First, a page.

This massive study covered 65 counties in China, 6,500 people and accounted for 367 variables. The subjects lived in a wide array of areas, both rural and urban and the difference between the 2 was abundantly clear. Those of a lower class, with less access to the foods that denoted wealth such as meat, dairy and new processed foods, also had lower rates of cancer, heart disease and diabetes. Through this study and extensive research in laboratories with rats, Campbell concluded that,

“Casein is the most relevant chemical carcinogen ever identified.”

With this, nutrition and how it relates to cancer became Campbell’s life’s work. In research using lab rats he found that he could literally turn cancer on and off by adjusting their level of protein intake.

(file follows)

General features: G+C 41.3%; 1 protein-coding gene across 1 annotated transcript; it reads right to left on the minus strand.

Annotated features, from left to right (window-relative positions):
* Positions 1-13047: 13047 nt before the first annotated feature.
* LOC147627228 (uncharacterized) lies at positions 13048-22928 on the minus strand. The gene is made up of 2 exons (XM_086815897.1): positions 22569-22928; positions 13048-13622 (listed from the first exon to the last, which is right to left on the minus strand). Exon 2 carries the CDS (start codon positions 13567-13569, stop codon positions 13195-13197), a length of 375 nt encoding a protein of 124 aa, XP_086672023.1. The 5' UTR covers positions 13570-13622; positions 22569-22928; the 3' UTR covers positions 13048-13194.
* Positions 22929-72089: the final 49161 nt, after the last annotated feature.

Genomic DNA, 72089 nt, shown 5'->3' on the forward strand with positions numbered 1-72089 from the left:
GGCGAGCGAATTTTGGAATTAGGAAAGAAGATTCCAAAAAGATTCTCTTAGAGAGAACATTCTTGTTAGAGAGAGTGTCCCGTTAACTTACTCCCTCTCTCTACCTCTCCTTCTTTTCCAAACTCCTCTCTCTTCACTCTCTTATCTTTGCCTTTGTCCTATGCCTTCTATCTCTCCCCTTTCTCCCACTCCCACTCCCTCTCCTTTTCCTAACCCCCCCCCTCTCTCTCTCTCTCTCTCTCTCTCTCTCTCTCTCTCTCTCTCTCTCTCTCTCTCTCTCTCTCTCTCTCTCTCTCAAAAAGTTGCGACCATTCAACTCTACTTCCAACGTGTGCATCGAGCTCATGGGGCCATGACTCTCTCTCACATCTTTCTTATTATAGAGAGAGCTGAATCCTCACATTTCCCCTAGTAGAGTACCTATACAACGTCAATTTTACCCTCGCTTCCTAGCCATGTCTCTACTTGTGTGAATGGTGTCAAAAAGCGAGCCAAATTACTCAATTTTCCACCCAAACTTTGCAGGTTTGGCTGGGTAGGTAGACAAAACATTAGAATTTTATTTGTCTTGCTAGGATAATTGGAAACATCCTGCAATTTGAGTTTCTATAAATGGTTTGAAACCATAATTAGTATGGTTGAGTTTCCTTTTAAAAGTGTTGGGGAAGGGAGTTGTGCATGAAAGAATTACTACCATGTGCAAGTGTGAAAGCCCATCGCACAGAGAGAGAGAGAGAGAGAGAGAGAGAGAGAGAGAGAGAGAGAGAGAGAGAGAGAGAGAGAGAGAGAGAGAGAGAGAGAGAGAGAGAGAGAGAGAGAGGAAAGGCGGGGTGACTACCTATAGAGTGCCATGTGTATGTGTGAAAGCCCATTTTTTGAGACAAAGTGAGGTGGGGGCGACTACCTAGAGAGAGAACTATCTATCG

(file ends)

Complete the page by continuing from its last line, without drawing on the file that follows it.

The China Study, and the best selling book that followed it, focus primarily on whole food, plant based diets vs the standard Western diet and their effect on disease, “Whole” narrows in on the complexities of whole foods. The current trend in nutrition science takes on a reductionist perspective, narrowing in on single nutrients or elements of foods. These types of studies are a disservice to the mesmerizingly complicated connections between all the components of food. The wholistic approach is that a food is more than the sum of it’s parts. Meaning that a food isn’t just a list of nutrients. The way elements of the food synchronize together or harmonize with other foods account for so much of what happens in our body when we ingest them. This is why supplementation, a reductionists best friend, often times doesn’t work. Certainly not in the way eating a whole food would. Campbell is outspoken against the popularity supplementation, often viewed as a new advent in modern day health. If that were the case, with years of it’s practice on the books, disease rates wouldn’t be where they are today. Reductionism can be seen many aspects of life, from nutrition, environmental studies or marketing. This analogy is one of my favorite ways Campbell explains reductionist logic,